Philadelphia Breast Cancer Misdiagnosis Lawyer
Breast cancer is the second leading cause of death in American women; estimates suggest that the disease will claim the lives of one out of every 37 women in the U.S. Although the annual mortality rate declined from the late 1980s through 2007, that rate has held steady since then in women under 50. Older women are making a little better progress, thanks possibly to new screening technologies, better awareness and new courses of treatment. All told, over 3.1 million breast cancer survivors live in the U.S.
The American Cancer Society predicts that an over 250,000 new cases of invasive breast cancer will be diagnosed in next year. Sadly, 40,610 women are expected to succumb to the condition, as breast cancer is the second leading cancer-related cause of death for women.
Many deaths could be prevented through early diagnosis, but standard screenings sometimes fail to catch symptoms.
Often, misdiagnosis results merely from the limited visibility of symptoms in the early stages of the disease, but occasionally, it can be directly attributed to negligence among health care professionals. In such situations, it is often in the victim’s best interest to seek compensation via a medical malpractice lawsuit.
Symptoms of Breast Cancer
The symptoms of breast cancer can vary somewhat from one patient to the next, but nearly all sufferers experience identifiable lumps or masses in their breast tissue. Lumps are usually painless, but may come accompanied by a prickling sensation. Patients may also observe:
- Breast pain
- Discharge from the nipples that is not breast milk
- Changes in the nipple’s appearance
- Skin swelling or redness of the breasts
Mammograms and Delayed Diagnosis
The mammogram is a key test used to identify breast cancer. During a typical mammogram, a technician flattens the breasts against a machine’s plates to obtain a few clear pictures. These images can be used to identify symptoms not visible to the naked eye.
Unfortunately, not all breast cancer can immediately be identified in a screening mammogram. If a medical professional detects a mass in the breast but receives negative results during a follow-up mammogram, he or she must then make the difficult decision as to whether to continue with further testing. Failing to follow up with a biopsy or other tests could place the patient at considerable risk.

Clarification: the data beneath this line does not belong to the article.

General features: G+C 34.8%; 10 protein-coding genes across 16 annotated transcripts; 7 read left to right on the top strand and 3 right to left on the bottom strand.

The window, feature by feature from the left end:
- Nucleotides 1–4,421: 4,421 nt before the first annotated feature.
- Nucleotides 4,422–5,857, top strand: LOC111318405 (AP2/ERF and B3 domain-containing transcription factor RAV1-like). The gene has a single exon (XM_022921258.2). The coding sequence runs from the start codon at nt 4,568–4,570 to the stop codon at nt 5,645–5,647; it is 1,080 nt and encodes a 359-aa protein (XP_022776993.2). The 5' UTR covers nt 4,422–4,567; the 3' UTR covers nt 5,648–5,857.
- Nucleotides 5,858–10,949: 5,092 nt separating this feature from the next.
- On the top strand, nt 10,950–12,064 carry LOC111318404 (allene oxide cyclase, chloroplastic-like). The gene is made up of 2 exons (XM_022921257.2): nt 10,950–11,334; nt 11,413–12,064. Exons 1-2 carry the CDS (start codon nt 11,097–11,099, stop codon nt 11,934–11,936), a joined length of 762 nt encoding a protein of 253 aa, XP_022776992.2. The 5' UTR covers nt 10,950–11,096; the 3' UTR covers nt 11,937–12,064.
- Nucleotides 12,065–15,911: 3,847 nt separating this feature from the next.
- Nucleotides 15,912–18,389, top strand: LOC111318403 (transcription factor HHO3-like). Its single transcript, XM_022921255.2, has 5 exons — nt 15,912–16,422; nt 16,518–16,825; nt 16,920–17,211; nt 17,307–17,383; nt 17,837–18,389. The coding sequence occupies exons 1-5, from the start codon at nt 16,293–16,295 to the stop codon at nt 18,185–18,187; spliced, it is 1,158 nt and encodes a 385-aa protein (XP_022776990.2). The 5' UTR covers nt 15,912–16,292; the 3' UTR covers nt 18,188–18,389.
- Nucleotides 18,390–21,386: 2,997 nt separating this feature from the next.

Sometimes, clinicians detect masses but misread the results of mammograms or other tests. They may conclude that the patient is cancer-free and fail to move forward with a biopsy. This is particularly common among young breast cancer sufferers; physicians assume that patients below a certain age are simply too young to have cancer. This false confidence could result in patients not being diagnosed until well after they could have pursued early and more effective treatment measures.
Why Does Cancer Misdiagnosis Occur?
The reasons for delayed diagnosis are clear: clinicians fail to spot lumps in the breast tissue, or, upon noting such symptoms, neglect to follow up with further tests or treatment. Misdiagnosis is more surprising, however. Incorrect diagnoses typically occur at early stages, when the symptoms are difficult to identify. In a recent American Medical Association study involving 115 United States pathologists, subjects were only able to correctly identify precancerous cells in half of their efforts — little better than a coin flip. The study found that 13 percent of ductal carcinoma in situ (an early form of breast cancer) cases were identified as less serious.
The symptoms of breast cancer sometimes resemble mastitis, a form of inflammation typically caused by infection. Misdiagnosis of mastitis is particularly common among young breast cancer sufferers. Breast cancer may also be mistaken for fibroadenoma, non-cancerous tumors common in adolescents and young women.
The Devastating Impact of Misdiagnosis and Delayed Diagnosis
Breast cancer is surprisingly treatable, with many women living cancer-free for years, even decades after entering remission. Success relies, however, on catching the condition as early as possible. According to the American Cancer Society, the five-year survival rate for women with stage 0 or I breast cancer is nearly 100 percent. At stage II, the survival rate drops to 93 percent, and at stage III, it drops again to 72 percent. Sadly, the survival rate is just 22 percent for those with stage IV breast cancer.
Clearly, early diagnosis makes a huge difference. Even a delay of just a few weeks can spell the difference between easy recovery and years of suffering — or the difference between life and death.
Contact our Cancer Misdiagnosis Lawyers
Many women who have suffered misdiagnosis (and loved ones of women who have died due to diagnosis issues) have successfully pursued legal action against negligent individuals and organizations. At the 47th Annual Clinical Meeting of the American College of Obstetricians and Gynecologists, Dr. Kenneth Kern referred to breast cancer as the most frequent diagnosis leading to medical malpractice litigation. Successful lawsuits may garner compensation for medical expenses, pain and suffering, loss of income, and, in wrongful death cases, loss of consortium.
Do you suspect that misdiagnosis may have been responsible for the severity of your current breast cancer, or for a loved one’s cancer-related death? You deserve assertive legal support from a trusted Philadelphia medical malpractice attorney. The team at Rosenbaum & Associates can help you obtain compensation for your suffering. Call 1-800-7-LEGAL-7 at your earliest convenience to schedule a free case consultation.